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Glucose is the major dietary sugar. Its very name is derived from the word for sweetness in Greek (glukus). It is a major source of energy production of most life.
Glucose can be found alone as a simple sugar (or monosaccharide) or combined with itself or other sugars into bigger molecules. When sugars are bonded in pairs they are know as disaccharides. Two glucose molecules together is called maltose. The other main disaccharides are sucrose and lactose. These both contain one glucose molecule attached to another simple sugar (fructose and galactose respectively). Maltose is made during the enzymatic breakdown of starch such as occurs in sprouting. Lactose is the sugar found in milk. Sucrose is common table sugar and is in many natural fruits. These sugars will be discussed in more detail in future articles.
Longer chains of glucose can come in two major types, starch and cellulose, but only starch can be broken down into glucose by our digestive systems (by enzymes in our saliva and small intestine). .Cellulose on the other hand is a dietary fiber meaning humans don’t have the enzymes to break it down into sugars. It remains in our gut as bulk and food for microbes.
Sweetness being a result of the specific interaction of these substances with the taste buds (receptor organs on the tongue) is variable. Sucrose is taken as the standard and is given a sweetness rating of 1. Glucose is almost as sweet with a rating of .0.7. Maltose is not very sweet and has a rating of about 0.4 (less than half as sweet as sucrose). Lactose is less sweet still with a rating of 0.16. Starch and cellulose don’t taste sweet (except that a small amount of starch is broken down to glucose in our mouth by salivary enzymes).
These naturally occurring sugars can all be metabolized to form biological energy. Glucose is the major energy source of many animals including humans. If glucose is so important why should it be a health concern? The simple answer is that sugar is a necessary important nutrient; IF it is consumed in the forms and quantities we are adapted to in balance with the other macronutrients, and with the essential micronutrients needed to properly use it and avoid its harmful effects.
Our evolutionary diet (often referred to as the Paleolithic diet) contained relatively small quantities of mono and disaccharides. Starches were also a smaller part of the human diet and were rarely available in concentrated forms, but combined in wild foods with lots of fiber and other nutrients. They were also generally eaten with significant amounts of animal foods with abundant protein, fat and other nutrients.
Any change from the diet we have adapted to over millions of years is bound to cause a multitude of health consequences. Below I will introduce three major issues that can result from increasing glucose as sugars and starch in our diet.
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The first sugar issue I will discuss is dysbiosis and chronic Candidiasis. The second and perhaps most important sugar issue is insulin resistance, metabolic syndrome, diabetes and other associated diseases. Thirdly, I will discuss obesity more specifically.
Dysbiosis and chronic Candidiasis
I mentioned that many animals utilize glucose as a primary energy source. Likewise many bacteria and funguses also are adept at using glucose as a fuel. Our guts, mouths and skin are covered with microorganisms. It is estimated that we are hosts to 10 times as many microbes as human cells in our body. Invasions of undesirable microbes or an imbalance of beneficial or neutral microbes is called dysbiosis. One group of microbes that loves sugar and starch is yeasts. Yeasts are unicellular fungi. The yeasts that inhabit our skin and the mucus membranes of our bowel is called Candida.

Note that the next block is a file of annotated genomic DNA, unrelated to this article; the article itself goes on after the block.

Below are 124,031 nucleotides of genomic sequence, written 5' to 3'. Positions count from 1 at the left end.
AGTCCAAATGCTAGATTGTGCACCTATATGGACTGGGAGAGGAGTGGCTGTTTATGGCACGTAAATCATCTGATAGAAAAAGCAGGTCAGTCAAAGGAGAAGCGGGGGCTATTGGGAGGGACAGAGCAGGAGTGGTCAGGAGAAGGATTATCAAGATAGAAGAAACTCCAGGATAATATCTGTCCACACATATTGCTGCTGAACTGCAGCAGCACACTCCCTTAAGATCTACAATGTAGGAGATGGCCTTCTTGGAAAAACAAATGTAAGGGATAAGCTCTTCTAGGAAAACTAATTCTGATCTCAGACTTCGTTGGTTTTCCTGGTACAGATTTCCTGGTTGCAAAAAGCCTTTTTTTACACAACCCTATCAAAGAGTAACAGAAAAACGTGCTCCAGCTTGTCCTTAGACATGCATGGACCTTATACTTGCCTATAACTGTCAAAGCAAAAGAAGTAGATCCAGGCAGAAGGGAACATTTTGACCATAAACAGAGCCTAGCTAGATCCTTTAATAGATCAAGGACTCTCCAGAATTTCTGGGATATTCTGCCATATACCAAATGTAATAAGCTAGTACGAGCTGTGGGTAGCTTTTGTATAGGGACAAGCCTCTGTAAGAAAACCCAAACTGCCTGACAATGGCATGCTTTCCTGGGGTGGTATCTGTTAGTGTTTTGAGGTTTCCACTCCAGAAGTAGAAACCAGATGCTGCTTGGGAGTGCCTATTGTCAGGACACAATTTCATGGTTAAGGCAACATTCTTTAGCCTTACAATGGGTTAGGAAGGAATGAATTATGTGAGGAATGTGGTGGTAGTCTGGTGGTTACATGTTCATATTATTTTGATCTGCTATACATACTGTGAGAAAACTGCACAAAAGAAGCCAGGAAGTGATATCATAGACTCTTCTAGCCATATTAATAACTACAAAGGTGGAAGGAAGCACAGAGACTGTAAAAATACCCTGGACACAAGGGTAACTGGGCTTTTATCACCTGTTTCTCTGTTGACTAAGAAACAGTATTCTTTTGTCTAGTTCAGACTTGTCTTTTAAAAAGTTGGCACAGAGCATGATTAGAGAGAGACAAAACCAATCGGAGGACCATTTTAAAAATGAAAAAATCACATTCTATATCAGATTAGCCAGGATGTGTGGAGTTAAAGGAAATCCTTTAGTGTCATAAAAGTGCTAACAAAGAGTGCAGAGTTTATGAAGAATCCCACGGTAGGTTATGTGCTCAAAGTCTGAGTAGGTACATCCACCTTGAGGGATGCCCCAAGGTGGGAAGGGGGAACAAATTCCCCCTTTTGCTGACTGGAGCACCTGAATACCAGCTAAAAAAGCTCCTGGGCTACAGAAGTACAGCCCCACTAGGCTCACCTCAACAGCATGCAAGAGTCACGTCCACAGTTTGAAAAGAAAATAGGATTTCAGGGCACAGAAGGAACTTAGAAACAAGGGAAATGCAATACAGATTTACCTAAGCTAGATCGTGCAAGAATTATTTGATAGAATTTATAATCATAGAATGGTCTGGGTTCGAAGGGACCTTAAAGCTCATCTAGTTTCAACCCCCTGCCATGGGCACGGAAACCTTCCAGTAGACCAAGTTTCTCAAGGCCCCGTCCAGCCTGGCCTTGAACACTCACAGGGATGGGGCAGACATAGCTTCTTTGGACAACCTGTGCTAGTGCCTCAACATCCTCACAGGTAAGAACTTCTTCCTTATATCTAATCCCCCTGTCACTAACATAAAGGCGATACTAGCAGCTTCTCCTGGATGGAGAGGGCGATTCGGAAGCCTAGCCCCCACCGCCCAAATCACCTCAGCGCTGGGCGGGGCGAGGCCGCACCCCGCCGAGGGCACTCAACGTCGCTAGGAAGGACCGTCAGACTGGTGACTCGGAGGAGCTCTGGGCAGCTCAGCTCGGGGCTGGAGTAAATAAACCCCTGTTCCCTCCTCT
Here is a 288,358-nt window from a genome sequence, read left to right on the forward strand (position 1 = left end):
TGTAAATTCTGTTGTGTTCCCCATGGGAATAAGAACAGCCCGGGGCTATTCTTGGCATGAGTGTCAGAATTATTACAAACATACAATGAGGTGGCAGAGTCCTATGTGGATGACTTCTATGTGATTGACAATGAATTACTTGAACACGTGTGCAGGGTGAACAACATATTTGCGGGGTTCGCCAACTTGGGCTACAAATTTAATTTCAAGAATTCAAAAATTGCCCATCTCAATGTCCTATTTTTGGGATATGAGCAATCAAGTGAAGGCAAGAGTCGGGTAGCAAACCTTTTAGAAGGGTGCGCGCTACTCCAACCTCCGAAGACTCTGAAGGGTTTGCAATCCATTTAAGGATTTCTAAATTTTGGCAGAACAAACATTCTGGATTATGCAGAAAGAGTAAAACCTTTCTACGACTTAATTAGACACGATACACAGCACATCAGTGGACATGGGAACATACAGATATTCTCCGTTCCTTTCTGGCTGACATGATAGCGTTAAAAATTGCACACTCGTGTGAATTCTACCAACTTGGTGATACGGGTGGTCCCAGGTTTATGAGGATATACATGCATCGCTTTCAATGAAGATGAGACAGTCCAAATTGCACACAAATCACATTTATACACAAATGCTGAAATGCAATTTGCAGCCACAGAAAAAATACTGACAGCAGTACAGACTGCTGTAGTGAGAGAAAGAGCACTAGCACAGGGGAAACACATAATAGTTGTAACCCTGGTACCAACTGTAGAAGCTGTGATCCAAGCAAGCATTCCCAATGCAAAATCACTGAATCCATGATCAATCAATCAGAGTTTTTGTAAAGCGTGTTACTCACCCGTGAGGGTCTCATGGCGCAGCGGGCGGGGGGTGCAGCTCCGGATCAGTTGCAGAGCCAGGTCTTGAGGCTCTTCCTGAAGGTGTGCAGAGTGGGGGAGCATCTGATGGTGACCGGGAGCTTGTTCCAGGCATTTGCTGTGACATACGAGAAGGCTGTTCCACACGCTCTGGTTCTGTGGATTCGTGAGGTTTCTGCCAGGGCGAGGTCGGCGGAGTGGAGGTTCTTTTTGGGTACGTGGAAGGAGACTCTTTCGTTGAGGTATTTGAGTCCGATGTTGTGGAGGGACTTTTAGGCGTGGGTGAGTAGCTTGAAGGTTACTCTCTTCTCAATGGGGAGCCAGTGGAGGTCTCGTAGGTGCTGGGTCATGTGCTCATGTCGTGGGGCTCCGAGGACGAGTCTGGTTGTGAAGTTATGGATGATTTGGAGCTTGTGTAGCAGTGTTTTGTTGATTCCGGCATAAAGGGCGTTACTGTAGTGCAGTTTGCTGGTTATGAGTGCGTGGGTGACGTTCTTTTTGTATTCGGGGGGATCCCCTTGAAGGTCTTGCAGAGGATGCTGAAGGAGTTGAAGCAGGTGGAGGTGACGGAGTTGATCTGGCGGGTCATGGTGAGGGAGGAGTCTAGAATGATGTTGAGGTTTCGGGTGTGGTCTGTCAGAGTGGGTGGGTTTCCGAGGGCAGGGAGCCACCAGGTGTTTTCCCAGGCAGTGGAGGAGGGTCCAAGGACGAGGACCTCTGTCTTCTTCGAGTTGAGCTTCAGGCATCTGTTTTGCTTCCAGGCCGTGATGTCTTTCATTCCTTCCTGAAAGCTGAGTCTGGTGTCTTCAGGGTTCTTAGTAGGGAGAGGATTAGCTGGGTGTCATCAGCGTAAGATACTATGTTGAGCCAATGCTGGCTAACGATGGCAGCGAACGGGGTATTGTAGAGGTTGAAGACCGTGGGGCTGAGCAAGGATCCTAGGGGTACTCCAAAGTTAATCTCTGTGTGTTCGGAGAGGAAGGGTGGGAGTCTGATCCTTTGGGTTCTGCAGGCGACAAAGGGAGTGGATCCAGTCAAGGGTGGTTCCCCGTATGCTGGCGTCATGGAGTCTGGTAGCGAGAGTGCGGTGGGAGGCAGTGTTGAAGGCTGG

When we are healthy these yeasts are kept in balance by certain bacteria, and by our immune system. Antibiotics can kill these beneficial bacteria. The beneficial flora also need proper fiber as a food source and home. Too much sugar and starch can overfeed the yeasts. The results of the decline of protective flora and overfeeding the yeast is overgrowth of the yeast cells. The yeasts expand their territory into tissues where they don’t belong. Worse they can change form and become more invasive, penetrating into the tissues. Still worse they can produce various toxins causing a variety of symptoms. Over time these yeasts can overwhelm the immune system and it no longer is able to keep them in check.
Very long lists of conditions have been attributed to chronic Candidiasis. A few of the more common are listed here: Chronic Fatigue, Syndrome, Irritable Bowel Syndrome, constipation, diarrhea, belching, bloating, sinusitis, chronic headache, muscle and joint pain, and poor concentration.
The science of symbiotic flora is still in its infancy. It is becoming clear that exposure to various microbes and healthy populations of the corrects flora play an important role in the development of the immune system and the mediation of allergies. Tooth decay (dental caries) might also be seen as a form of dysbiosis related to nutrition and sugar. It is caused by an overgrowth of acid forming bacteria, especially Streptococcus mutans on the teeth.
Insulin resistance, metabolic syndrome, diabetes
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Genetic predisposition, nutrient deficiencies, central obesity, lack of exercise and excess sugar and starch can cause
these related problems. Essentially, every time we absorb glucose into the blood we trigger an ancient sugar handling mechanism. Special endocrine tissues in our pancreas produce the hormone insulin. Insulin receptors in our tissues signal the tissues to pull the sugar out of our blood and convert it to energy and store the extra as glycogen (a form of starch) in the liver or as fat in our fat cells.
Age combined with the risk factors above cause our insulin receptors become less receptive. When this is severe enough we have diabetes (type 2), too much insulin, little insulin receptivity, too much sugar in the blood. Metabolic syndrome is marked by insulin resistance along with associated increased triglycerides and LDL cholesterol, and high blood pressure. Metabolic syndrome is associated with a much increased risk of cardiovascular disease (heart attack and stroke), diabetes, kidney disease, liver disease, and peripheral artery disease. This is many of the serious degenerative diseases of modern humans.